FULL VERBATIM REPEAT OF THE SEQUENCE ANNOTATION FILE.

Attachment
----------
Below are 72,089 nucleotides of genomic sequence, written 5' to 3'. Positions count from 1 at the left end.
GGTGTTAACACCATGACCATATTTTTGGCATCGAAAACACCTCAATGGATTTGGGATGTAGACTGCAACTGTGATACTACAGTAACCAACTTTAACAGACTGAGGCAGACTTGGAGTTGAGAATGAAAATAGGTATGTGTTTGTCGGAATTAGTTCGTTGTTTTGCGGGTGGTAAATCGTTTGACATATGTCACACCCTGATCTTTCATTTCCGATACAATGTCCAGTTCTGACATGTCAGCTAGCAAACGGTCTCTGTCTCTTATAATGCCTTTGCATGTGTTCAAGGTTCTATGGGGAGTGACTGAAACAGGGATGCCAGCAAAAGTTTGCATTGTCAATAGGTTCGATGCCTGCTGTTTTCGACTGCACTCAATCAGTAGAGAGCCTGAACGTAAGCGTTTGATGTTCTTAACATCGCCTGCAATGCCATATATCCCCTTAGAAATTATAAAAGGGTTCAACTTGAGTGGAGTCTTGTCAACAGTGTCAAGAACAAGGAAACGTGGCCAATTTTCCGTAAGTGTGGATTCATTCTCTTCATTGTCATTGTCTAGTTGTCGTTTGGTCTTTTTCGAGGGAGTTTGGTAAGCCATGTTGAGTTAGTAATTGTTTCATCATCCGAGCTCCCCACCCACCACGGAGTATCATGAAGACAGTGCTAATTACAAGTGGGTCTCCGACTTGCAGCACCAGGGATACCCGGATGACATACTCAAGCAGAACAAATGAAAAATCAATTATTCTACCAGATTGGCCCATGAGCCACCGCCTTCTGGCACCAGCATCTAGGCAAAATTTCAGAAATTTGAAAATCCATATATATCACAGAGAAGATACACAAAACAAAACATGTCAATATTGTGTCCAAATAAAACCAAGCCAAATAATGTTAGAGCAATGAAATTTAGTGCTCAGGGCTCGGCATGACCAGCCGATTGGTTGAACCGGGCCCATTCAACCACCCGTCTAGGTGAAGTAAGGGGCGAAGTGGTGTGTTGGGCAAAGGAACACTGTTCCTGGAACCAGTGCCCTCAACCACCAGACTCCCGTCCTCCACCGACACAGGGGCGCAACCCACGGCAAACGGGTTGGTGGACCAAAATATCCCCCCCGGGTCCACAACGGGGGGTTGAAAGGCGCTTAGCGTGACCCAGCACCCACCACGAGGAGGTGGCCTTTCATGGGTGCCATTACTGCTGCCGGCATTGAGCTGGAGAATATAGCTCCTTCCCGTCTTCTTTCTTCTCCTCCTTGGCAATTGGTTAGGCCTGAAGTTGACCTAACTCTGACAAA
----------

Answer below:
Below are 72,089 nucleotides of genomic sequence, written 5' to 3'. Positions count from 1 at the left end.
GGTGTTAACACCATGACCATATTTTTGGCATCGAAAACACCTCAATGGATTTGGGATGTAGACTGCAACTGTGATACTACAGTAACCAACTTTAACAGACTGAGGCAGACTTGGAGTTGAGAATGAAAATAGGTATGTGTTTGTCGGAATTAGTTCGTTGTTTTGCGGGTGGTAAATCGTTTGACATATGTCACACCCTGATCTTTCATTTCCGATACAATGTCCAGTTCTGACATGTCAGCTAGCAAACGGTCTCTGTCTCTTATAATGCCTTTGCATGTGTTCAAGGTTCTATGGGGAGTGACTGAAACAGGGATGCCAGCAAAAGTTTGCATTGTCAATAGGTTCGATGCCTGCTGTTTTCGACTGCACTCAATCAGTAGAGAGCCTGAACGTAAGCGTTTGATGTTCTTAACATCGCCTGCAATGCCATATATCCCCTTAGAAATTATAAAAGGGTTCAACTTGAGTGGAGTCTTGTCAACAGTGTCAAGAACAAGGAAACGTGGCCAATTTTCCGTAAGTGTGGATTCATTCTCTTCATTGTCATTGTCTAGTTGTCGTTTGGTCTTTTTCGAGGGAGTTTGGTAAGCCATGTTGAGTTAGTAATTGTTTCATCATCCGAGCTCCCCACCCACCACGGAGTATCATGAAGACAGTGCTAATTACAAGTGGGTCTCCGACTTGCAGCACCAGGGATACCCGGATGACATACTCAAGCAGAACAAATGAAAAATCAATTATTCTACCAGATTGGCCCATGAGCCACCGCCTTCTGGCACCAGCATCTAGGCAAAATTTCAGAAATTTGAAAATCCATATATATCACAGAGAAGATACACAAAACAAAACATGTCAATATTGTGTCCAAATAAAACCAAGCCAAATAATGTTAGAGCAATGAAATTTAGTGCTCAGGGCTCGGCATGACCAGCCGATTGGTTGAACCGGGCCCATTCAACCACCCGTCTAGGTGAAGTAAGGGGCGAAGTGGTGTGTTGGGCAAAGGAACACTGTTCCTGGAACCAGTGCCCTCAACCACCAGACTCCCGTCCTCCACCGACACAGGGGCGCAACCCACGGCAAACGGGTTGGTGGACCAAAATATCCCCCCCGGGTCCACAACGGGGGGTTGAAAGGCGCTTAGCGTGACCCAGCACCCACCACGAGGAGGTGGCCTTTCATGGGTGCCATTACTGCTGCCGGCATTGAGCTGGAGAATATAGCTCCTTCCCGTCTTCTTTCTTCTCCTCCTTGGCAATTGGTTAGGCCTGAAGTTGACCTAACTCTGACAAA